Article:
How To Use Structured Reflection to Improve Your Performance



“Life can only be understood backwards; but it must be lived forwards.”– Søren Kierkegaard

I’m a fan of self-reflection.

I think it can help you avoid being the frog in the boiling pot (that doesn’t know when to get out.) I think the trick is using the right sets of questions.

If you use weekly structured reflection, you can see the patterns in the problems you face and how you solve them. You’ll be able to see how your responses change over time.

In The First 90 Days: Proven Strategies for Getting Up to Speed Faster and Smarter, Michael Watkins suggests an approach for structured reflection.

Don’t Blame Situations for Your Troubles

Are you owning your actions and results?   Are you as proactive as you can be?

Watkins writes:

“Now focus on the biggest challenges or difficulties you are facing.

Be honest with yourself.

Are your difficulties situational or do their sources lie within you?

Even experienced and skilled people blame problems on the situation rather than their own actions.

The net effect is that they are less proactive than they could be.”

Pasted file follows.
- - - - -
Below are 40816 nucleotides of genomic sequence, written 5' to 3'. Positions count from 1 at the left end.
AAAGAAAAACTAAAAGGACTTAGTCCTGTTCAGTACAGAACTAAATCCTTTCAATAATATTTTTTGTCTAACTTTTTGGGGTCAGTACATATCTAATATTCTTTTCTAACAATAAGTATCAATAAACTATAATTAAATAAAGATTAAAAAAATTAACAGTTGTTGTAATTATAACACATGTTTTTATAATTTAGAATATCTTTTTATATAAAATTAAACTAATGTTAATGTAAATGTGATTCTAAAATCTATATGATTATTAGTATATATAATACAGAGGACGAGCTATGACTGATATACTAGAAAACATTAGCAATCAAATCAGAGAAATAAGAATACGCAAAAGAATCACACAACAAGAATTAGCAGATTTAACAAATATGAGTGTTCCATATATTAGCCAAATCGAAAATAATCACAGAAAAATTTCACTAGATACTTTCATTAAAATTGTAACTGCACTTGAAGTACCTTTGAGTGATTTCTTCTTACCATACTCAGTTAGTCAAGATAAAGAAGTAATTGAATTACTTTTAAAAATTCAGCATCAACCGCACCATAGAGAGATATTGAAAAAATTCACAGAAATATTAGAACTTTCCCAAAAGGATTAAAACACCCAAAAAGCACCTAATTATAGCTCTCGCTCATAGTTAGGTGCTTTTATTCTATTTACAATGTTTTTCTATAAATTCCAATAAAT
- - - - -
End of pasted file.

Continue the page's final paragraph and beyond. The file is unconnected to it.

The Art of Structured Reflection (a 15-Minute Checkpoint Each Week)

Watkins suggests setting aside 15 minutes at the end of each week and to reflect on the following questions.

Use what you learn to improve and get better where it counts.

1. What do you feel so far?

  1. On a scale of high to low, do you feel:
  2. Excited? If not, why not? What can you do about it?
  3. Confident? If not, why not? What can you do about it?
  4. In control of your success? If not, why not? what can you do about it?

2. What has bothered you so far?

  1. With whom have you failed to connect? Why?
  2. Of the meetings you have attended, which has been the most troubling? Why?
  3. Of all that you have seen or heard, what has disturbed you most? Why?

3. What has gone well or poorly?

  1. Which interactions would you handled differently if you could? Which exceeded your expectations? Why?
  2. Which of your decisions have turned out particularly well? Not so well? Why?
  3. What missed opportunities do you regret the most? Was a better result blocked by you or by something beyond your control?

I particularly like the fact that Michael includes a question focused on how you feel, right up front.

I think it’s easy to get wrapped up in logic and miss what your gut might be trying to tell you.

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  1. Very helpful for me. I am newbie manager and these reflection questions are just what I really need now. Thanks

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